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Click Here to Read the 2018 1040 Letter


The IRS has released long-awaited guidance on new Code Sec. 199A, commonly known as the "pass-through deduction" or the "qualified business income deduction." Taxpayers can rely on the proposed regulations and a proposed revenue procedure until they are issued as final.


The IRS’s proposed pass-through deduction regulations are generating mixed reactions on Capitol Hill. The 184-page proposed regulations, REG-107892-18, aim to clarify certain complexities of the new, yet temporary, Code Sec. 199A deduction of up to 20 percent of income for pass-through entities. The new deduction was enacted through 2025 under the Tax Cuts and Jobs Act (TCJA), ( P.L. 115-97). The pass-through deduction has remained one of the most controversial provisions of last year’s tax reform.


The House’s top tax writer has unveiled Republicans’ "Tax Reform 2.0" framework. The framework outlines three key focus areas:.


The IRS faces numerous challenges, most of which are attributable to funding cuts, the National Taxpayer Advocate Nina Olson told a Senate panel on July 26. "The IRS needs adequate funding to do its job effectively," Olson told lawmakers.


Senate Finance Committee (SFC) Republicans are clarifying congressional intent of certain tax reform provisions. In an August 16 letter, GOP Senate tax writers called on Treasury and the IRS to issue tax reform guidance consistent with the clarifications.


Taxpayers and practitioners need clarity on certain S corporation issues by next tax filing season, the American Institute of CPAs (AICPA) has said. In an August 13 letter sent to Treasury and the IRS, the AICPA requested immediate guidance on certain S corporation provisions under the Tax Cuts and Jobs Act (TCJA) (P.L. 115-97).


With the subprime mortgage mess wreaking havoc across the country, many homeowners who over-extended themselves with creative financing arrangements and exotic loan terms are now faced with some grim tax realities. Not only are they confronted with the overwhelming possibility of losing their homes either voluntarily through selling at a loss or involuntarily through foreclosure, but they must accept certain tax consequences for which they are totally unprepared.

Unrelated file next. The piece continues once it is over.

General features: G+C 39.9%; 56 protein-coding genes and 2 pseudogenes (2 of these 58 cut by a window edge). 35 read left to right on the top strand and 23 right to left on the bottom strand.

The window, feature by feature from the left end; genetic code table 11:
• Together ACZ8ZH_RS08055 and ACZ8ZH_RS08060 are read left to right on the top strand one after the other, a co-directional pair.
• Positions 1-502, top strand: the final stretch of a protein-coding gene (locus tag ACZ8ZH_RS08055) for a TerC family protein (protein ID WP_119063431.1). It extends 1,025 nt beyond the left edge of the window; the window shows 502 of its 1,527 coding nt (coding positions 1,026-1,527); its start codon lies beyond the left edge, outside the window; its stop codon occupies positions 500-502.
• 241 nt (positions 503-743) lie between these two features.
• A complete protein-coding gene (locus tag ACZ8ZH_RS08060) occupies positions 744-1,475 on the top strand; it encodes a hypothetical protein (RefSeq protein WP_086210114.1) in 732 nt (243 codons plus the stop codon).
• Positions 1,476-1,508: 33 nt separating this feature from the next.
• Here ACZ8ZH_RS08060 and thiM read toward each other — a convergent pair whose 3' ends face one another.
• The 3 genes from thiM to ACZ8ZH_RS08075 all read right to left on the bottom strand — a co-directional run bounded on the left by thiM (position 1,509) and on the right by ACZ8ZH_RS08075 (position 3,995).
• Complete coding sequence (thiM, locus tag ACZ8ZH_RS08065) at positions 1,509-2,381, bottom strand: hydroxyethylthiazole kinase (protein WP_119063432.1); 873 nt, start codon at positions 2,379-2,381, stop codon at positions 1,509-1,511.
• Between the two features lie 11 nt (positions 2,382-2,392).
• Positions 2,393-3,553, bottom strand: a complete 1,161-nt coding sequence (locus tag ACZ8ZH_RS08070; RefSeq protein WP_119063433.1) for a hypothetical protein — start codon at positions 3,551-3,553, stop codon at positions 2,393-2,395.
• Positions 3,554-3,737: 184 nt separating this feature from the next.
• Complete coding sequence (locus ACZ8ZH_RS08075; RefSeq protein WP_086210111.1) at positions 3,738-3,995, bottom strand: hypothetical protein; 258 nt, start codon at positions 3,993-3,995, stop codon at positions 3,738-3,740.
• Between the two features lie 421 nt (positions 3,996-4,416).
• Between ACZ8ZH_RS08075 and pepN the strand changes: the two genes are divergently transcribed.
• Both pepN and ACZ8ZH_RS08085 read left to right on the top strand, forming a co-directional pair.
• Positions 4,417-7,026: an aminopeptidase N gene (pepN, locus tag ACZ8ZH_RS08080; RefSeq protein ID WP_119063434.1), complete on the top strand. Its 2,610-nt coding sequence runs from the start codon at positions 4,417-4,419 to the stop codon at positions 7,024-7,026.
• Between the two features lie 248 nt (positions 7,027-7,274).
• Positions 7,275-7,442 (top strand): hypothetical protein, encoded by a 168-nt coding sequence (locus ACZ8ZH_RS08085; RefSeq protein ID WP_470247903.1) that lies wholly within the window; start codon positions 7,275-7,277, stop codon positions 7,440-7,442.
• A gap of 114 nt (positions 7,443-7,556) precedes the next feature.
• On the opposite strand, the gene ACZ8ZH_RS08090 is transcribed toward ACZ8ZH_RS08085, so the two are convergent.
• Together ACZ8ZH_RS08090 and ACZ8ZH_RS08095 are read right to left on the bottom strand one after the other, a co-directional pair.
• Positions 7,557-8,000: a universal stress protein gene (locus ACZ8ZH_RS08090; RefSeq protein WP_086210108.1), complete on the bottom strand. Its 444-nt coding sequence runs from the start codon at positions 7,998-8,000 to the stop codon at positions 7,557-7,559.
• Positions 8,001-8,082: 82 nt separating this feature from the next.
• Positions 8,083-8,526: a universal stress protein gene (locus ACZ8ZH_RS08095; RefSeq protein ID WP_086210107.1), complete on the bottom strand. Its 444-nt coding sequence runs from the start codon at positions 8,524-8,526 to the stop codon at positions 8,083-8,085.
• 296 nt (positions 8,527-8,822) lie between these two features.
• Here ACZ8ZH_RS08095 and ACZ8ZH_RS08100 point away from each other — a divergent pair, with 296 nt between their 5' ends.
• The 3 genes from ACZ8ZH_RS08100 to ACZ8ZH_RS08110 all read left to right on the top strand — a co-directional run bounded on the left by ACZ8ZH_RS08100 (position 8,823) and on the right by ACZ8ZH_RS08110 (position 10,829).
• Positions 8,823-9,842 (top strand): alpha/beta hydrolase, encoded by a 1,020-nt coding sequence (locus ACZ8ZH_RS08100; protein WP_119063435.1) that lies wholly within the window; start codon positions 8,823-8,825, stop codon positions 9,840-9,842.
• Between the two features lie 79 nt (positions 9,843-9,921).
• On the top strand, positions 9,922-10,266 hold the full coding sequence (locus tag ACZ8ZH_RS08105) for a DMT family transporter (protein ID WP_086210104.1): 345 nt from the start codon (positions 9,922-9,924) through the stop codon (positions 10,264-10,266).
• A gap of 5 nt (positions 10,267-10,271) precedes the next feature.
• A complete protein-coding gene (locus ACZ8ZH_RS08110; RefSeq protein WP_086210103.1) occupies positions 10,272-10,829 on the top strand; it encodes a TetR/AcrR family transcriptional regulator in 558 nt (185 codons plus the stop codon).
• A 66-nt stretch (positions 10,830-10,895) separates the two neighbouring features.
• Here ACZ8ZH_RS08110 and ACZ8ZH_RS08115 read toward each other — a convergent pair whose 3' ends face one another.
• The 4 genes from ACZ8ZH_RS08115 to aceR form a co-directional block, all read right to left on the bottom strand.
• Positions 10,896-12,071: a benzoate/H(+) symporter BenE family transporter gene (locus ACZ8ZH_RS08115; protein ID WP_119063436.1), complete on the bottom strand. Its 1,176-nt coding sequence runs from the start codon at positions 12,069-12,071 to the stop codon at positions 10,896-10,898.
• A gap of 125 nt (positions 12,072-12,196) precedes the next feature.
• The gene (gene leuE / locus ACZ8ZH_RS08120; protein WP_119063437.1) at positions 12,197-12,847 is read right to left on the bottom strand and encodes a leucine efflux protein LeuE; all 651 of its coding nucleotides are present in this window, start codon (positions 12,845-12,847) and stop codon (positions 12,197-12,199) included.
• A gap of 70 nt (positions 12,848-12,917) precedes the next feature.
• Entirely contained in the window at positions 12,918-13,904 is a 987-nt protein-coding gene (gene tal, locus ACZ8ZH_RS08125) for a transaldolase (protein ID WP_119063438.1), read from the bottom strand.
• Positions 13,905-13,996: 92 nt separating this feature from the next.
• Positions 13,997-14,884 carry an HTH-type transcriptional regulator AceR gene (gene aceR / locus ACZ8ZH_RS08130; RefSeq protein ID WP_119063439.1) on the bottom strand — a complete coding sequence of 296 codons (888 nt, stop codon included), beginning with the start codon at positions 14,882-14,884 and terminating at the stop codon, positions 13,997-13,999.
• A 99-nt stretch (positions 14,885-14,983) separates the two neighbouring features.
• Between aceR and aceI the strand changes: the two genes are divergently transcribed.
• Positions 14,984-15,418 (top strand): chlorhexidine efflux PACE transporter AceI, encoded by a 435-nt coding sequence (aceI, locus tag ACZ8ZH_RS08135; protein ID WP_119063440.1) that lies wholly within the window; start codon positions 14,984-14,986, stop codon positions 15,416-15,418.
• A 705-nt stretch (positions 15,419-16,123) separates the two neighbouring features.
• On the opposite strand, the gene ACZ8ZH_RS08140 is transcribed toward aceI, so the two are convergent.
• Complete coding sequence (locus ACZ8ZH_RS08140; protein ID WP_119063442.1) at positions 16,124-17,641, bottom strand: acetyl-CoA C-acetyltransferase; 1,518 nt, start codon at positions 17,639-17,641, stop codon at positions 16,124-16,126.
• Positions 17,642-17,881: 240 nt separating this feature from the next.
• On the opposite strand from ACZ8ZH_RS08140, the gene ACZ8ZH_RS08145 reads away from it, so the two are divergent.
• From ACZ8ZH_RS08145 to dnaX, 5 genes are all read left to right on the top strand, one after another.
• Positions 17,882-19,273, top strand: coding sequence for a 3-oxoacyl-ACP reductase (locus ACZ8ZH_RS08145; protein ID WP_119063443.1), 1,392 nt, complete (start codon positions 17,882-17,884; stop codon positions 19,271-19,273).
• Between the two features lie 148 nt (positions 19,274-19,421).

These days, both individuals and businesses buy goods, services, even food on-line. Credit card payments and other bills are paid over the internet, from the comfort of one's home or office and without any trip to the mailbox or post office.

A taxpayer who may have misplaced or lost a copy of his tax return that was already filed with the IRS or whose copy may have been destroyed in a fire, flood, or other disaster may need information contained on that return in order to complete his or her return for the current year. In addition, an individual may be required by a governmental agency or other entity, such as a mortgage lender or the Small Business Administration, to supply a copy of his or a related party's tax return.


The Electronic Federal Tax Payment System (EFTPS) allows individuals and businesses to make tax payments by telephone, personal computer or through the Internet.


Making gifts is a useful, and often overlooked, tax strategy. However, when thinking about whether to make a gift, or gifts, to your children or other minors, the tax consequences must be evaluated very carefully. Many times, though, the tax consequences can be beneficial and lower your tax bill.


An employee stock ownership plan (ESOP) is a retirement plan option that offers even greater tax advantages than many other retirement plans. However, for the small business owner, ESOPs have another significant advantage: in the right situation, an ESOP can be an extraordinarily useful estate and business succession planning tool.


For homeowners, the exclusion of all or a portion of the gain on the sale of their principal residence is an important tax break.


Q. The recent upturn in home values has left me with quite a bit of equity in my home. I would like to tap into this equity to pay off my credit cards and make some major home improvements. If I get a home equity loan, will the interest I pay be fully deductible on my tax return?


Q. My wife and I are both retired and are what you might call "social gamblers". We like to play bingo and buy lottery tickets, and take an occasional trip to Las Vegas to play the slot machines. Are we required to report all of our winnings on our tax return? Can we deduct our losses?